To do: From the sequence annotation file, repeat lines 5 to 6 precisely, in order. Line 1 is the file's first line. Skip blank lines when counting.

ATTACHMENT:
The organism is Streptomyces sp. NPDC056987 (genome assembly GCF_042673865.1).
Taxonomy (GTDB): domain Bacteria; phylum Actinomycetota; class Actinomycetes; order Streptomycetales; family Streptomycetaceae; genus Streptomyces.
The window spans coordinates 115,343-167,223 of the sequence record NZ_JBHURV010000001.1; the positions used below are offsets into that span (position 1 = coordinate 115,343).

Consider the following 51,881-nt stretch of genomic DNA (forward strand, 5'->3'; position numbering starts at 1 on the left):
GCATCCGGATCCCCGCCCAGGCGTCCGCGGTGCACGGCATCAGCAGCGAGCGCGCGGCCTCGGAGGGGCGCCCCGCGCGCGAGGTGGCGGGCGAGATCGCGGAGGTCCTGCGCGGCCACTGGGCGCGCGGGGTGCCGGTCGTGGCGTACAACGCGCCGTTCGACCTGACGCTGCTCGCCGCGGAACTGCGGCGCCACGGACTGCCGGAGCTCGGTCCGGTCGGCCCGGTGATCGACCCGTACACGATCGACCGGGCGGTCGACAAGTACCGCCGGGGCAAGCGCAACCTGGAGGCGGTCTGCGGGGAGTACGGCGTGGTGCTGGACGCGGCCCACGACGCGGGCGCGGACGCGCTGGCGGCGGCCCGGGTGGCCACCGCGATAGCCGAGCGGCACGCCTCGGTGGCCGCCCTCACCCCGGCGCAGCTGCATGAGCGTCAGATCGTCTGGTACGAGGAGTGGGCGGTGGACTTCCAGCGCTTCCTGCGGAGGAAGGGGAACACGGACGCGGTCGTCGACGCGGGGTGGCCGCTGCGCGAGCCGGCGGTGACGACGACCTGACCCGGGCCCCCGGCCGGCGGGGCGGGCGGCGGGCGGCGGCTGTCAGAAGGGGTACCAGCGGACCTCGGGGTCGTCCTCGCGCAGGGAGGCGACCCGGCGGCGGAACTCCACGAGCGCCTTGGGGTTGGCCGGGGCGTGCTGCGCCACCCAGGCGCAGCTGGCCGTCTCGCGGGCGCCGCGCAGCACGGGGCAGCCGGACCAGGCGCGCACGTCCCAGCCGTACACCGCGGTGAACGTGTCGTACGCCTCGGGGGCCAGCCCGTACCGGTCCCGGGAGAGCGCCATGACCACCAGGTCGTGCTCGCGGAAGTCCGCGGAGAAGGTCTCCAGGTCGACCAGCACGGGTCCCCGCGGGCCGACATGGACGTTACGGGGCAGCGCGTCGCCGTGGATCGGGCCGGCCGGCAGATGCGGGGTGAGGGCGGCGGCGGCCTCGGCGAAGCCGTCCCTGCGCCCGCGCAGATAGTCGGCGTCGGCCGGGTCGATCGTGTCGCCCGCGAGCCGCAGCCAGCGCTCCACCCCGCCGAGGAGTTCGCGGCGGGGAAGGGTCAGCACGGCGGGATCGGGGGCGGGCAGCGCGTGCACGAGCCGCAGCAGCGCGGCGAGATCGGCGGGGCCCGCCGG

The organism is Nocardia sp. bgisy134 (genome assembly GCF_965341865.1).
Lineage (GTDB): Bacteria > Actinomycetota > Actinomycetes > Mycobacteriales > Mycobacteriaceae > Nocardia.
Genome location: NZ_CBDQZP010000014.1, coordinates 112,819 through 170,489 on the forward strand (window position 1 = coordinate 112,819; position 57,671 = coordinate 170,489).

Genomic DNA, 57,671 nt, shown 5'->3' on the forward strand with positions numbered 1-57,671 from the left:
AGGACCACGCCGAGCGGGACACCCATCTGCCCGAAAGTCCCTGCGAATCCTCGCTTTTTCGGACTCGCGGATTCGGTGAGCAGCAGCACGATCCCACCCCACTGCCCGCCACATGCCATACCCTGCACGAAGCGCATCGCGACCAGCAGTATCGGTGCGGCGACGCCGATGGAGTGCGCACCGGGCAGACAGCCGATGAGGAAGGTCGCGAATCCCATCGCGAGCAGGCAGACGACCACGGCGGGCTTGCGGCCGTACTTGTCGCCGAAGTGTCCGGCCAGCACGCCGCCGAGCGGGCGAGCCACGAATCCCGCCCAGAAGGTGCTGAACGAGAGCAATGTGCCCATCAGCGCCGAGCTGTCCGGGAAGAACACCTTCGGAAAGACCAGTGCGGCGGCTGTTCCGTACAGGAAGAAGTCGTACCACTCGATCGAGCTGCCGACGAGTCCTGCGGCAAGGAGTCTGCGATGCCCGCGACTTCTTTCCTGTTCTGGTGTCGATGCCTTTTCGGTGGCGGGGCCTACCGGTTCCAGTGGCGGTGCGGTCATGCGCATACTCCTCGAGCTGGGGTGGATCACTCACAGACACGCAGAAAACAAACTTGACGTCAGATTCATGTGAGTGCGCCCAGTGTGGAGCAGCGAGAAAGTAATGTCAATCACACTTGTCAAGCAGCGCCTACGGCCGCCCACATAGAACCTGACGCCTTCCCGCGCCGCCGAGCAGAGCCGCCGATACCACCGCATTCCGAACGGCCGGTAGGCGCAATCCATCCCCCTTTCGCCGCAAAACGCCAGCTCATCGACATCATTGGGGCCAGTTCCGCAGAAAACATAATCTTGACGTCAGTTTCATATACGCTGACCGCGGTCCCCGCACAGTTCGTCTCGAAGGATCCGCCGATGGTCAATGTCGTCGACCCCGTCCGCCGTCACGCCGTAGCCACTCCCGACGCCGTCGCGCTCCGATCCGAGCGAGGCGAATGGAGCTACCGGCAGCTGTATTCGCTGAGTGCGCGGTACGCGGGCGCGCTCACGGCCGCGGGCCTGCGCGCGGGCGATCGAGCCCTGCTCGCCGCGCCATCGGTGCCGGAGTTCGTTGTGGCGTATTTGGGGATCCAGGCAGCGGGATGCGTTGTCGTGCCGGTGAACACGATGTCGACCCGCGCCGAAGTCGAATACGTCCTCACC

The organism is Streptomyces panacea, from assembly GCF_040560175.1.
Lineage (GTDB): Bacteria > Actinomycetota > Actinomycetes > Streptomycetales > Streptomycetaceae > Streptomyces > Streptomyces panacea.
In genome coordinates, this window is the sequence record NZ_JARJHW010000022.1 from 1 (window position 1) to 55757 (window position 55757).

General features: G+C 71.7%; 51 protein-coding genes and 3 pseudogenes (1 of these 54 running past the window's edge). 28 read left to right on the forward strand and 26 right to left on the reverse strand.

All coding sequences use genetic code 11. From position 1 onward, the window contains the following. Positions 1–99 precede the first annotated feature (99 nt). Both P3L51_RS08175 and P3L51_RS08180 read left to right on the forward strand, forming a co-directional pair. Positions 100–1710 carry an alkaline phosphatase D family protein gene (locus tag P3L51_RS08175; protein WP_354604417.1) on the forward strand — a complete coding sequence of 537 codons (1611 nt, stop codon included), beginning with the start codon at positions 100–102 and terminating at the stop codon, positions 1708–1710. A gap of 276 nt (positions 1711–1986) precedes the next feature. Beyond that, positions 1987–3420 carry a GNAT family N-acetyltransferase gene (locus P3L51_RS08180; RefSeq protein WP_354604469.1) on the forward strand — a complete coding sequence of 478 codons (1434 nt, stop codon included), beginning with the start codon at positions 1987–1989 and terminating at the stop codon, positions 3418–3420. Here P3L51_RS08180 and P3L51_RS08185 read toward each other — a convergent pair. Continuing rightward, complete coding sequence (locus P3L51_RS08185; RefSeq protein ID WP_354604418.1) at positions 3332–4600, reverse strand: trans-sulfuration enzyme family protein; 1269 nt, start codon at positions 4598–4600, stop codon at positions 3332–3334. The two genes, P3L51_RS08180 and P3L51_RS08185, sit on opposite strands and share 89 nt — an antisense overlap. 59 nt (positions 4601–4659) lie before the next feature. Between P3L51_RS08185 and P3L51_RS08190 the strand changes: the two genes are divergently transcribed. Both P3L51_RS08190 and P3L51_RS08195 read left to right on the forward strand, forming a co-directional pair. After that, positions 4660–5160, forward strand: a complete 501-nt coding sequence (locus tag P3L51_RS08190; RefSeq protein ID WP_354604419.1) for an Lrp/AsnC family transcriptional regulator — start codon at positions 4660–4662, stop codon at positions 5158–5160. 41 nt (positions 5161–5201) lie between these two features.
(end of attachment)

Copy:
GCATCCGGATCCCCGCCCAGGCGTCCGCGGTGCACGGCATCAGCAGCGAGCGCGCGGCCTCGGAGGGGCGCCCCGCGCGCGAGGTGGCGGGCGAGATCGCGGAGGTCCTGCGCGGCCACTGGGCGCGCGGGGTGCCGGTCGTGGCGTACAACGCGCCGTTCGACCTGACGCTGCTCGCCGCGGAACTGCGGCGCCACGGACTGCCGGAGCTCGGTCCGGTCGGCCCGGTGATCGACCCGTACACGATCGACCGGGCGGTCGACAAGTACCGCCGGGGCAAGCGCAACCTGGAGGCGGTCTGCGGGGAGTACGGCGTGGTGCTGGACGCGGCCCACGACGCGGGCGCGGACGCGCTGGCGGCGGCCCGGGTGGCCACCGCGATAGCCGAGCGGCACGCCTCGGTGGCCGCCCTCACCCCGGCGCAGCTGCATGAGCGTCAGATCGTCTGGTACGAGGAGTGGGCGGTGGACTTCCAGCGCTTCCTGCGGAGGAAGGGGAACACGGACGCGGTCGTCGACGCGGGGTGGCCGCTGCGCGAGCCGGCGGTGACGACGACCTGACCCGGGCCCCCGGCCGGCGGGGCGGGCGGCGGGCGGCGGCTGTCAGAAGGGGTACCAGCGGACCTCGGGGTCGTCCTCGCGCAGGGAGGCGACCCGGCGGCGGAACTCCACGAGCGCCTTGGGGTTGGCCGGGGCGTGCTGCGCCACCCAGGCGCAGCTGGCCGTCTCGCGGGCGCCGCGCAGCACGGGGCAGCCGGACCAGGCGCGCACGTCCCAGCCGTACACCGCGGTGAACGTGTCGTACGCCTCGGGGGCCAGCCCGTACCGGTCCCGGGAGAGCGCCATGACCACCAGGTCGTGCTCGCGGAAGTCCGCGGAGAAGGTCTCCAGGTCGACCAGCACGGGTCCCCGCGGGCCGACATGGACGTTACGGGGCAGCGCGTCGCCGTGGATCGGGCCGGCCGGCAGATGCGGGGTGAGGGCGGCGGCGGCCTCGGCGAAGCCGTCCCTGCGCCCGCGCAGATAGTCGGCGTCGGCCGGGTCGATCGTGTCGCCCGCGAGCCGCAGCCAGCGCTCCACCCCGCCGAGGAGTTCGCGGCGGGGAAGGGTCAGCACGGCGGGATCGGGGGCGGGCAGCGCGTGCACGAGCCGCAGCAGCGCGGCGAGATCGGCGGGGCCCGCCGG

The organism is Nocardia sp. bgisy134 (genome assembly GCF_965341865.1).